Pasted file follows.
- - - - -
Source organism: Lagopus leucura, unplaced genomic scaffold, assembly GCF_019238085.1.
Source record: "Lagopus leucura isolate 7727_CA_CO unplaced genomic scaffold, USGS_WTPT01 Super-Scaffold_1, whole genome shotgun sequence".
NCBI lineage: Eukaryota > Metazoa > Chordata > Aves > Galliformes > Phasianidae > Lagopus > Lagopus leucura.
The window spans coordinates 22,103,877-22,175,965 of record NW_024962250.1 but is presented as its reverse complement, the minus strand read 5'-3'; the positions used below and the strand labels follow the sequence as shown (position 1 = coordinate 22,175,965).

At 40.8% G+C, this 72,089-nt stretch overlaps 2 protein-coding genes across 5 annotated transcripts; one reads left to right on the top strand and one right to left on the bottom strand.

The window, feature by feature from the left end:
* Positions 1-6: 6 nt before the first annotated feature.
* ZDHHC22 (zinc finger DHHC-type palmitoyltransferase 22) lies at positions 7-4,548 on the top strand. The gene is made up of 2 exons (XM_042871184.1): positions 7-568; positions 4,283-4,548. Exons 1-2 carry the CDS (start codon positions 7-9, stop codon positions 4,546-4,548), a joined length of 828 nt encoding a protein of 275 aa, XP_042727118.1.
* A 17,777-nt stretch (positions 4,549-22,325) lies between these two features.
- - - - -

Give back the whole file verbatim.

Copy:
Source organism: Lagopus leucura, unplaced genomic scaffold, assembly GCF_019238085.1.
Source record: "Lagopus leucura isolate 7727_CA_CO unplaced genomic scaffold, USGS_WTPT01 Super-Scaffold_1, whole genome shotgun sequence".
NCBI lineage: Eukaryota > Metazoa > Chordata > Aves > Galliformes > Phasianidae > Lagopus > Lagopus leucura.
The window spans coordinates 22,103,877-22,175,965 of record NW_024962250.1 but is presented as its reverse complement, the minus strand read 5'-3'; the positions used below and the strand labels follow the sequence as shown (position 1 = coordinate 22,175,965).

At 40.8% G+C, this 72,089-nt stretch overlaps 2 protein-coding genes across 5 annotated transcripts; one reads left to right on the top strand and one right to left on the bottom strand.

The window, feature by feature from the left end:
* Positions 1-6: 6 nt before the first annotated feature.
* ZDHHC22 (zinc finger DHHC-type palmitoyltransferase 22) lies at positions 7-4,548 on the top strand. The gene is made up of 2 exons (XM_042871184.1): positions 7-568; positions 4,283-4,548. Exons 1-2 carry the CDS (start codon positions 7-9, stop codon positions 4,546-4,548), a joined length of 828 nt encoding a protein of 275 aa, XP_042727118.1.
* A 17,777-nt stretch (positions 4,549-22,325) lies between these two features.